A. Differentiate Coulomb’s and Rankine’s Theories B. Collect the data of at least 5 retaining walls constructed in Pakistan. The details should include the following information. 1. Type and purpose of the wall 2. Technical specification 3. Materials used 4. Current status (Stable/maintained/upgraded) 5. location with photographic evidence 6. your suggestions for improvement or comments on the flaws if exist.

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A. Rankine’s Earth Pressure Theory.

The Rankine’s theory assumes that there is no wall friction (δ=0) , the ground and failure surfaces are straight planes, and that the resultant force acts parallel to the backfill slope.

Rankine’s Theory At Rest Earth Pressure:

The at-rest earth pressure coefficient (Ko) is applicable for determining the active pressure in clays for strutted systems. Because of the cohesive property of clay there will be no lateral pressure exerted in the at-rest condition up to some height at the time the excavation is made.creep and swelling of the clay will occur and a lateral pressure will develop. This coefficient takes the characteristics of clay into account and will always give a positive lateral pressure.

Coulomb’s Wedge Theory:

The Coulomb theory provides a method of analysis that gives the resultant horizontal force on a retaining system for any slope of wall, wall friction, and slope of backfill provided. This theory is based on the assumption that soil shear resistance develops along the wall and failure plane. The following coefficient is for resultant pressure acting at angle. Since wall friction requires a curved surface of sliding to satisfy equilibrium, the Coulomb formula will give only approximate results as it assumes planar failure surfaces. The accuracy for Coulomb wil1 diminish with increased depth For passive pressures the Coulomb formula can also give inaccurate results when there is a large back slope or wall friction angle. These conditions should be investigated and an increased factor of safety considered.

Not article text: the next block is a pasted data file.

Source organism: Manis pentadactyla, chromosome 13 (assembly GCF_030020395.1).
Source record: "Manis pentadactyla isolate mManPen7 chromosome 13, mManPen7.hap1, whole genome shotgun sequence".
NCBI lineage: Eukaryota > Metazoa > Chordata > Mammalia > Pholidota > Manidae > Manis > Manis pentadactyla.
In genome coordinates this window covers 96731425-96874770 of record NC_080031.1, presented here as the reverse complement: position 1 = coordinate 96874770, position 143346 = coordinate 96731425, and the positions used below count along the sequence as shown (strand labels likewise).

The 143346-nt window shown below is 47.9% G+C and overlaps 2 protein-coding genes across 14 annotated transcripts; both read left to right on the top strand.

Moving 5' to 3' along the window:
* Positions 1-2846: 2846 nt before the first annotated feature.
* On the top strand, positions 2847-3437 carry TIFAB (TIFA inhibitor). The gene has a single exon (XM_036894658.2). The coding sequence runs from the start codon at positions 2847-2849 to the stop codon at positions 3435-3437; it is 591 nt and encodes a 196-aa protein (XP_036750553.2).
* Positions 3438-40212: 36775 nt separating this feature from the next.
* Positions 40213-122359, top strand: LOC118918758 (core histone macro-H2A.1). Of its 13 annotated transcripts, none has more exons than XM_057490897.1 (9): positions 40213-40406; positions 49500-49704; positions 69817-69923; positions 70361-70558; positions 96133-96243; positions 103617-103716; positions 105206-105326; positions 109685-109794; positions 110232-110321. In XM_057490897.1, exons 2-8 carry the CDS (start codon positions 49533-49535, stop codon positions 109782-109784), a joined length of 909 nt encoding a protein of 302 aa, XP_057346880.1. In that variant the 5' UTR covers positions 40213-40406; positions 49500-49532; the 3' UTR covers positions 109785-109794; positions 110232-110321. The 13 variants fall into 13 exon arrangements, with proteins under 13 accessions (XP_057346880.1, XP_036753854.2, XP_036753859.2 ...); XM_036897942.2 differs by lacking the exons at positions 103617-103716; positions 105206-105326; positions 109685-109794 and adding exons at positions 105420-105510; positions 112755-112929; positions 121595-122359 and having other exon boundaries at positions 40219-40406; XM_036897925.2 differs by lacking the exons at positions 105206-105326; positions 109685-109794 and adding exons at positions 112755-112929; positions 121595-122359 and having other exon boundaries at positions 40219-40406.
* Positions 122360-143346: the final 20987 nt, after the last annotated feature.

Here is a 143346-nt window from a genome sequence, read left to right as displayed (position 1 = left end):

B. Gravity retaining wall :

  • Gravity retaining wall depends on its self weight only to resist lateral earth pressure.Gravity retaining wall depends on its self weight only to resist lateral earth pressure. Commonly, gravity retaining wall is massive because it requires significant gravity load to counter act soil pressure.
  • It can be constructed from different materials such as concrete, stone, and masonry units.
  • It is stable retaining wall.

Gabion Retaining Walls:

  • Gabion retaining wall walls are multi-celled, rectangular wire mesh boxes, which are filled with rocks or other suitable materials.Gabion retaining wall walls are multi-celled, rectangular wire mesh boxes, which are filled with rocks or other suitable materials.
  • It is employed for construction of erosion control structures.
  • It is also used to stabilize steep slopes.

Cantilever Retaining Wall:

  • Cantilever retaining wall composed of stem and base slab
  • It is constructed from reinforced concrete, precast concrete, or prestress concrete.
  • sliding, overturning, and bearing pressure shall be taken into consideration during its design.
  • It is stable retaining wall.

Counter-fort / Buttressed Retaining Wall:

  • It is a cantilever retaining wall but strengthened with counter forts monolithic with the back of the wall slab and base slab.
  • Counter fort spacing is equal or slightly larger than half of the counter-fort height.
  • It is stable retaining wall

Anchored Retaining Wall

  • This type of retaining wall is employed when the space is limited or thin retaining wall is required.
  • Anchored retaining wall is suitable for loose soil over rocks.
  • Considerably high retaining wall can be constructed using this type of retaining wall structure system.
  • It is also stable retaining wall .